the only other picture i’ve seen by goulding is nightmare alley and it had a similar emotional arc. they both start off interestingly enough only to become disarmingly prosaic, overly sentimental, and/or seemingly predictable; but, in the end, both are shockingly resonant. i’m not sure if this is a stroke of pure luck or if goulding has an uncanny (and unconventional) ability to disarm the audience’s preconceptions only to turn them right on top of the audience later on. that is, goulding somehow brings your guard down in each instance by allowing you to think you know where the film is going and what you’re going to feel in the end. i found myself very struck by the emotional power of the film’s ending in spite of my earlier detachment from the emotional center of the film.
bette davis and george brent are quite good in the leading roles. i really don’t see actresses of the same caliber as davis, stanwyck, bacall, k. hepburn, bergman, crawford, etc. these days. you could say meryl streep or glen close, some might throw in names like renee zellweger or nicole kidman, but contemporary great actresses aren’t as great and aren’t as many. it’s odd, but it seems that women were getting better roles 40-70 years ago. bogart was so-so as an irish stable hand. his accent was poor and his character wasn’t very well drawn. it was still an early role for him. the woman who played ann also did only a so-so job.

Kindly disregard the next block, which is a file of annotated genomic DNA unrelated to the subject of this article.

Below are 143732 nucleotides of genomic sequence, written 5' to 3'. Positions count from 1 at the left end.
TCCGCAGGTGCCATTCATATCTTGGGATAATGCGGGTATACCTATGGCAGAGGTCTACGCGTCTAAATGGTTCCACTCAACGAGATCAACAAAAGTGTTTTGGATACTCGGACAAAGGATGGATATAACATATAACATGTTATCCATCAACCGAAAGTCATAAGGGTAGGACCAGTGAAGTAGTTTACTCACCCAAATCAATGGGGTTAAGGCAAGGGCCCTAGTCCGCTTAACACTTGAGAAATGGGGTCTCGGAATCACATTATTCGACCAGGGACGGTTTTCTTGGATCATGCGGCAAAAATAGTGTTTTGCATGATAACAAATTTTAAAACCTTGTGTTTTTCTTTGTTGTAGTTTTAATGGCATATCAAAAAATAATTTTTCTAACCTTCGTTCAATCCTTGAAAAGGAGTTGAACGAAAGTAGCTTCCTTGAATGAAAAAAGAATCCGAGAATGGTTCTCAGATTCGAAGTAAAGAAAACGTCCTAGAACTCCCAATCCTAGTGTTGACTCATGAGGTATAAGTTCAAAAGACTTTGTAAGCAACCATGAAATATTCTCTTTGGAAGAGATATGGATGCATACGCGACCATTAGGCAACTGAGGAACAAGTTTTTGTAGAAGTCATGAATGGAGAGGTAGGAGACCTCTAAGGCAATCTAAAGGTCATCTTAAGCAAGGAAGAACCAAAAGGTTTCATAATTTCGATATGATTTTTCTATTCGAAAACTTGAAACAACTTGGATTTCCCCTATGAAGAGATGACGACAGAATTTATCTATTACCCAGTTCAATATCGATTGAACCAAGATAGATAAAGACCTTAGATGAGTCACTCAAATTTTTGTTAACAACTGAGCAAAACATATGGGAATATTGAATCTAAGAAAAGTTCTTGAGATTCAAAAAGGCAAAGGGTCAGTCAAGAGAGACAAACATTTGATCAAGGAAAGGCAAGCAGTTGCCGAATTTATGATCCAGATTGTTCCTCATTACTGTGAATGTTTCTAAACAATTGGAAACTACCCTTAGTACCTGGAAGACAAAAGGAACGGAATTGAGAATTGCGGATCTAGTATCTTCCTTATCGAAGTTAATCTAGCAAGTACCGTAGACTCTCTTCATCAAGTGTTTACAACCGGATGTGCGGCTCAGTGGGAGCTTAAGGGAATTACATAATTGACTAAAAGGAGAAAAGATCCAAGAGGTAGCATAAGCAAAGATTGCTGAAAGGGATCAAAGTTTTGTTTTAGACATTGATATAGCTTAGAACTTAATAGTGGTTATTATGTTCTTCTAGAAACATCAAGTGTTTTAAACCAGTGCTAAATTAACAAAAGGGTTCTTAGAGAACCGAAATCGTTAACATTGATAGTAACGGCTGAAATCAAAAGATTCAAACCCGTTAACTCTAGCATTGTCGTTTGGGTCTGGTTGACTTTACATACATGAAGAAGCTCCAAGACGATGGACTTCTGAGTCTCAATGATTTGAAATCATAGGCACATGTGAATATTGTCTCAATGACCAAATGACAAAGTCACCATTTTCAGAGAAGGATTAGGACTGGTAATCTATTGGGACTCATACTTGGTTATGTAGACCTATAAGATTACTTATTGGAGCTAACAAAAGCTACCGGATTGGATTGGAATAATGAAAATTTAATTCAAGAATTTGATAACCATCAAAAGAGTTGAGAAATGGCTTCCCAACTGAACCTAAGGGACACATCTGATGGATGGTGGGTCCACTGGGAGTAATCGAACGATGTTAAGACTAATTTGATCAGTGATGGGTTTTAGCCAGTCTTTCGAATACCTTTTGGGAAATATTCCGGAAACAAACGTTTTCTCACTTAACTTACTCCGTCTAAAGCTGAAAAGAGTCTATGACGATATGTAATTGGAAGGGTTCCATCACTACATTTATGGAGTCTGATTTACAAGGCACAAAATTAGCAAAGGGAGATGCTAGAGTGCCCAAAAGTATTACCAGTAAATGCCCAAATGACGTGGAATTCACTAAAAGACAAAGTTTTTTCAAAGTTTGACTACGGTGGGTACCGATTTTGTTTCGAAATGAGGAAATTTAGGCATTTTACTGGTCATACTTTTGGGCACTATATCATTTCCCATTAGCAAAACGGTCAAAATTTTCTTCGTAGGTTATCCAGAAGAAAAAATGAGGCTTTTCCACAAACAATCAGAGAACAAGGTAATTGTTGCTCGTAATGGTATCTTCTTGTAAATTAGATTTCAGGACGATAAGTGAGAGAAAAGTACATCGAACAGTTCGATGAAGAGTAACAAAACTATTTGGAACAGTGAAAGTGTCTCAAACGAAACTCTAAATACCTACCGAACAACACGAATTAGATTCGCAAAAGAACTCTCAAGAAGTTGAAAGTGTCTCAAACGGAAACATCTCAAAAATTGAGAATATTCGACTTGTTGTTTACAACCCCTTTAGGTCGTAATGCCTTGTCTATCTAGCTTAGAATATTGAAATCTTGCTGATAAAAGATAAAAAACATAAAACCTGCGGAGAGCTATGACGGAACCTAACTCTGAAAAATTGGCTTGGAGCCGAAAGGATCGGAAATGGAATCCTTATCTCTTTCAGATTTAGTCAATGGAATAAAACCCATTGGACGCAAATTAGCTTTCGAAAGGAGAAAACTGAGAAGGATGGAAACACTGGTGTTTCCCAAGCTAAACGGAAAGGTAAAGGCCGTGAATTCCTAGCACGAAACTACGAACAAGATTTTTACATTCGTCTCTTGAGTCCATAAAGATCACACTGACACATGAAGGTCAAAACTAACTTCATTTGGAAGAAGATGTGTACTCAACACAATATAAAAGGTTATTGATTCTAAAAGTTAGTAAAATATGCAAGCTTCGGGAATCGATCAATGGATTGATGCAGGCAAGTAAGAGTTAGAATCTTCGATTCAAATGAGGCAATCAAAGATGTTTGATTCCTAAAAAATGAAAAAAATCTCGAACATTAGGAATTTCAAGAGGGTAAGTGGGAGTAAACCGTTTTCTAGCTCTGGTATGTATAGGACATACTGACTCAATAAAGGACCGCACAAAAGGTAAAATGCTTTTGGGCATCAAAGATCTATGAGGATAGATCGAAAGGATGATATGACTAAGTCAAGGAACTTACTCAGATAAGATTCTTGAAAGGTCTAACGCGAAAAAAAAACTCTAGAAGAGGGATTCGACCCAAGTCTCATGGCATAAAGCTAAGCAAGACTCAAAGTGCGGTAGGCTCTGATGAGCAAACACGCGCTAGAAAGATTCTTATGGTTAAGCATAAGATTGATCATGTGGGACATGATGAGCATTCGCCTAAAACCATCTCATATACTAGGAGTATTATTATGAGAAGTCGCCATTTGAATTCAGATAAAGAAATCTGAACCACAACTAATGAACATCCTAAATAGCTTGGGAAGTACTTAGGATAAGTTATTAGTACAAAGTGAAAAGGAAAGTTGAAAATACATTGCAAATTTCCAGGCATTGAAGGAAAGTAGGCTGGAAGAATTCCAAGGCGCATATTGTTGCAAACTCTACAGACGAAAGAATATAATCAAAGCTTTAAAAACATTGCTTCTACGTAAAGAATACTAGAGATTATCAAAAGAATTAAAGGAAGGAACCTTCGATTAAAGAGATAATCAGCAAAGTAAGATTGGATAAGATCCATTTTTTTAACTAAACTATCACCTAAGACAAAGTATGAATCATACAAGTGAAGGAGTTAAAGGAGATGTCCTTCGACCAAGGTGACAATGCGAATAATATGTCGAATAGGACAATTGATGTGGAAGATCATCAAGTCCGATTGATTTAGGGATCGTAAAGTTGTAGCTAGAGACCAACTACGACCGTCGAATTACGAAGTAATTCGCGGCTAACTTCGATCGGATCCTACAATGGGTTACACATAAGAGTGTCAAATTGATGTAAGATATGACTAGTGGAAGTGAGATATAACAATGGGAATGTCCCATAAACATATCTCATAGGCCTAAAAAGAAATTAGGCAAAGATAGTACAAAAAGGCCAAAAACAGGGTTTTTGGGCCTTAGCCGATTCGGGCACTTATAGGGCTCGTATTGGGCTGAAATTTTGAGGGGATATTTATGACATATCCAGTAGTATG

overall not the strongest film, but two performances and a great ending made it worth while.